YEARNING for an unusual extra-curricular hobby to brighten up your working week? Addicted to adrenaline? The Capitalist might have chanced upon just the thing for more adventurous City types.
Ian Barbour is best known for his position as director of financial printing group Millnet, where he runs the financial document services operations. Yet he’s just been nominated for a new and rather different role – as a board member of the British Bobsleigh Association (BBA).
Barbour, you see, is a keen enthusiast of all the various perilous methods man has devised to throw himself down an icy track – from luge (feet-first, one-man bobsleighs) to skeleton (the same, but going headfirst) and regular two- or four-man bobsleighs.
If his nomination to the board is approved at the BBA’s next general meeting, he’ll be tasked with encouraging membership of the association, and what better place to start than the City?
There’s already a small and growing base of bobsleigh devotees in the Square Mile – this column has previously featured the escapades of the likes of Bird & Bird’s Alistair Crellin and Richard Pavry at Jupiter – and Barbour would like there to be a lot more.
MIND OVER MATTER
To Sotheby’s on New Bond Street on Monday evening for a private dinner and auction hosted by Krug champagne, where some of the sharpest minds in the business, political, art and entertainment worlds were auctioned off for charity.
Those “up for sale” included Glastonbury festival founder Michael Eavis (who fetched £5,000); PR and advertising doyen Lord Tim Bell (£6,000); designer Anya Hindmarch, and departing Marks and Spencer boss Sir Stuart Rose (£7,000 apiece); chef Marco Pierre White (£8,000); and Lord Mandelson, actor Kevin Spacey and Pink Floyd drummer Nick Mason (all for £9,000).
Among the moneyed guests attending the dinner was one David Ross, the flamboyant co-founder of Carphone Warehouse, who shelled out his cash to pick the brains of both Mason and Mandelson.
After Ross’ high-profile resignation from Carphone a few years ago – when he admitted using his shareholdings as security on hefty personal loans without notifying the board – perhaps he’s looking for some snippets of sage advice from Mandy, the “comeback king” of politics?
Greg Dyke, former BBC director-general and chair of the British Film Council, was at the Hospital Club last night for a Penfolds Vintage Years event designed to inspire budding entrepreneurs.
Dyke picked as his “vintage year” 1991 – the year he became chief executive of London Weekend Television, which he described as “full of intrigue, risk, drama [and] great comradeship”, and during which he tripled the share price to £3.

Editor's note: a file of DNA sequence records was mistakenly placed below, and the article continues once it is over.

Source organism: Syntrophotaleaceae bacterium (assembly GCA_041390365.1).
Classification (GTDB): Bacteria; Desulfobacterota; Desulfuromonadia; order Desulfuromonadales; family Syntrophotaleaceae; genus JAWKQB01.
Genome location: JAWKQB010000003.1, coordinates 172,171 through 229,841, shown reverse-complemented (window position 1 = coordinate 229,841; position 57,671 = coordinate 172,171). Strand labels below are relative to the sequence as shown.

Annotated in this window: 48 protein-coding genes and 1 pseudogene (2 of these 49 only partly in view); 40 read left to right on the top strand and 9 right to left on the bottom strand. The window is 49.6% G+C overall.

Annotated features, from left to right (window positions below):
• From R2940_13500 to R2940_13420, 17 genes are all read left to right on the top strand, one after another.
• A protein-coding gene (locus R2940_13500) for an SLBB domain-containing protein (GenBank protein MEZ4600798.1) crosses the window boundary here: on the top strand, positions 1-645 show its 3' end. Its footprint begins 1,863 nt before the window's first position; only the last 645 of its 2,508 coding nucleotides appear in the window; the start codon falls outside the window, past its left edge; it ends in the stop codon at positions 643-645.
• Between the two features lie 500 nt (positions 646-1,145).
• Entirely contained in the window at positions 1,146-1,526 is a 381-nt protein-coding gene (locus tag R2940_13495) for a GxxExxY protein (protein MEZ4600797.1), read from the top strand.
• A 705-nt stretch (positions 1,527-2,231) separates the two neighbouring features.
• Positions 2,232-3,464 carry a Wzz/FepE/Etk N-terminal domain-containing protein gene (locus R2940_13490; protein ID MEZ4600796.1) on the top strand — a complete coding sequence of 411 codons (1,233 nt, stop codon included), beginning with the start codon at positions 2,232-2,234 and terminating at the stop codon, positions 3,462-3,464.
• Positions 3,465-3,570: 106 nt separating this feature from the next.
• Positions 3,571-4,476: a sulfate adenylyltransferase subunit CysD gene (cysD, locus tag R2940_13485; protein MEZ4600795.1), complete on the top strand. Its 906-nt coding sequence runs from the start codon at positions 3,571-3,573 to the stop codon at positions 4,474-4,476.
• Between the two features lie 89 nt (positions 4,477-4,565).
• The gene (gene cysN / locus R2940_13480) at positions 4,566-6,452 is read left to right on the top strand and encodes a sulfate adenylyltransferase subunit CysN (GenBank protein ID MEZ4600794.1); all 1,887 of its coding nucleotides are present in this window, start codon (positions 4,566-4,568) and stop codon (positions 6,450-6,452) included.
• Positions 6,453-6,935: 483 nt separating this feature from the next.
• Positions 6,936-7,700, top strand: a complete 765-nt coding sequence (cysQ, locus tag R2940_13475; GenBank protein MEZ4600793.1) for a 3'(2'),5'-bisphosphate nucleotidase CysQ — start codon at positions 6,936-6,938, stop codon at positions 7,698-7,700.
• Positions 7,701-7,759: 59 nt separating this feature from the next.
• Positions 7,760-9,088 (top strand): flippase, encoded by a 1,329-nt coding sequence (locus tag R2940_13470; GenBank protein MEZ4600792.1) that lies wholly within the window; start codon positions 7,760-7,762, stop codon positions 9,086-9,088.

But he was equally happy to chat afterwards about the trickier years of his career – and how they relate to the problems encountered at the moment by ITV’s flailing revamped Daybreak show.
“When I first joined TV-am back in the Eighties, it had no money, no viewers, the chief executive had resigned and most of the presenters had as well,” Dyke said.
“Daybreak is emphatically not in that position – and they should be grateful they’re not there. What I’ve learnt is that there comes a moment when you hit rock bottom and it stops – and then it’s crunch time, that’s when they’ve got to grasp the bull by the horns.?There’s no secret to it... it’s just hard graft.”
Sage advice indeed for much-hyped presenters Christine Bleakley (right) and Adrian Chiles, who this week were hit by the latest drop in their viewing figures to just 530,000.
A handy guide for those who’ve made it something of a life mission to discover the finest drinking holes the Square Mile has to offer: an enterprising chap, John Coates, has put together an alternative Tube map-style diagram of all the pubs in the area.
According to the map, available online at JJM Designs, there are no less than 124 boozers in the Square Mile – from the taverns of Fleet Street up to the Butcher’s Hook and Cleaver and the Rising Sun towards the Barbican, over to the George and the cosy nooks of Liverpool Street, to the old-school charmers of the Bank and Monument area, including the Ship and the Lamb Taverns.
Ping! In comes an email courtesy of Julia Streets, founder of the eponymous financial services marketing and communications agency, to flag up an event in aid of Children in Crisis on 16 November.
The event itself is a one-off date of working mother, columnist and author Mrs Moneypenny’s sell-out Edinburgh Fringe show, but Streets herself, I note, is also performing as a stand-up comedienne.
Digging deeper, it appears Streets, adviser to the likes of Chi-X and Instinet – is something of an established name in the comedy world, having also performed at the Fringe in the past in Edinburgh and Henley on Thames. Her show, Streets in the City, is an observational take on corporate life – though she insists no clients “have been harmed in the making of the show”.
The Capitalist bets they’ll be watching nervously, in any case.